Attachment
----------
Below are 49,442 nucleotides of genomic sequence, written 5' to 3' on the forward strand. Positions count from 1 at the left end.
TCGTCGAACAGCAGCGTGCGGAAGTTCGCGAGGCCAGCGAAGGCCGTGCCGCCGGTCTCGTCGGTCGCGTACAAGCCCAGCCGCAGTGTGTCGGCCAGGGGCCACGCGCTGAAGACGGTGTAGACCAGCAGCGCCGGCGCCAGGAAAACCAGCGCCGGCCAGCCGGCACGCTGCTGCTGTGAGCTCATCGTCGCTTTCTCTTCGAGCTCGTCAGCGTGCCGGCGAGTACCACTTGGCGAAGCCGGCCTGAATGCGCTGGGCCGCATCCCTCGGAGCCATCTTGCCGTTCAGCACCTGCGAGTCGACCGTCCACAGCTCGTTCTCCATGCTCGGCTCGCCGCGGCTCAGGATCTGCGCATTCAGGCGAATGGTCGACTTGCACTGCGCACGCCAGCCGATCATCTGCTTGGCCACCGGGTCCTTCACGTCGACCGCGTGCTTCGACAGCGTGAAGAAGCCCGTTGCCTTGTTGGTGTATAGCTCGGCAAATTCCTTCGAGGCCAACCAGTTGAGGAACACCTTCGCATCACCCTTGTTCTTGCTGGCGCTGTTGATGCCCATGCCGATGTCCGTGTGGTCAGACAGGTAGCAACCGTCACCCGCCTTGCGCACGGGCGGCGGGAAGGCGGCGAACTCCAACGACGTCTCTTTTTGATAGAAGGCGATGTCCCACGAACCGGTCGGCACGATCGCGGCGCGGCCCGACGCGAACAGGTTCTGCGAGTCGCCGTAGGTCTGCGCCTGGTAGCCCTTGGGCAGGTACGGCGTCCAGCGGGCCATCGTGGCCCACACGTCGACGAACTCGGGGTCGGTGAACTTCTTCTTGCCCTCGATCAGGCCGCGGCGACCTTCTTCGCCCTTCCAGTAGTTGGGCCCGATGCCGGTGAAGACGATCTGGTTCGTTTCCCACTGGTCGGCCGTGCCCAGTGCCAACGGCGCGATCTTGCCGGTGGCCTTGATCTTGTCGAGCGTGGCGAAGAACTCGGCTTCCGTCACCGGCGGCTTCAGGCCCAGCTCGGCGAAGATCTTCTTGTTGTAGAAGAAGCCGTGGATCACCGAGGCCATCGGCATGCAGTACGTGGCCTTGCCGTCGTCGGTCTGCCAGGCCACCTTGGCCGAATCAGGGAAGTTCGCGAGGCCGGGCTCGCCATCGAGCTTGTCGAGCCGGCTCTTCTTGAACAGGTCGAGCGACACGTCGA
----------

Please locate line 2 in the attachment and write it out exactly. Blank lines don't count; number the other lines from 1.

TCGTCGAACAGCAGCGTGCGGAAGTTCGCGAGGCCAGCGAAGGCCGTGCCGCCGGTCTCGTCGGTCGCGTACAAGCCCAGCCGCAGTGTGTCGGCCAGGGGCCACGCGCTGAAGACGGTGTAGACCAGCAGCGCCGGCGCCAGGAAAACCAGCGCCGGCCAGCCGGCACGCTGCTGCTGTGAGCTCATCGTCGCTTTCTCTTCGAGCTCGTCAGCGTGCCGGCGAGTACCACTTGGCGAAGCCGGCCTGAATGCGCTGGGCCGCATCCCTCGGAGCCATCTTGCCGTTCAGCACCTGCGAGTCGACCGTCCACAGCTCGTTCTCCATGCTCGGCTCGCCGCGGCTCAGGATCTGCGCATTCAGGCGAATGGTCGACTTGCACTGCGCACGCCAGCCGATCATCTGCTTGGCCACCGGGTCCTTCACGTCGACCGCGTGCTTCGACAGCGTGAAGAAGCCCGTTGCCTTGTTGGTGTATAGCTCGGCAAATTCCTTCGAGGCCAACCAGTTGAGGAACACCTTCGCATCACCCTTGTTCTTGCTGGCGCTGTTGATGCCCATGCCGATGTCCGTGTGGTCAGACAGGTAGCAACCGTCACCCGCCTTGCGCACGGGCGGCGGGAAGGCGGCGAACTCCAACGACGTCTCTTTTTGATAGAAGGCGATGTCCCACGAACCGGTCGGCACGATCGCGGCGCGGCCCGACGCGAACAGGTTCTGCGAGTCGCCGTAGGTCTGCGCCTGGTAGCCCTTGGGCAGGTACGGCGTCCAGCGGGCCATCGTGGCCCACACGTCGACGAACTCGGGGTCGGTGAACTTCTTCTTGCCCTCGATCAGGCCGCGGCGACCTTCTTCGCCCTTCCAGTAGTTGGGCCCGATGCCGGTGAAGACGATCTGGTTCGTTTCCCACTGGTCGGCCGTGCCCAGTGCCAACGGCGCGATCTTGCCGGTGGCCTTGATCTTGTCGAGCGTGGCGAAGAACTCGGCTTCCGTCACCGGCGGCTTCAGGCCCAGCTCGGCGAAGATCTTCTTGTTGTAGAAGAAGCCGTGGATCACCGAGGCCATCGGCATGCAGTACGTGGCCTTGCCGTCGTCGGTCTGCCAGGCCACCTTGGCCGAATCAGGGAAGTTCGCGAGGCCGGGCTCGCCATCGAGCTTGTCGAGCCGGCTCTTCTTGAACAGGTCGAGCGACACGTCGA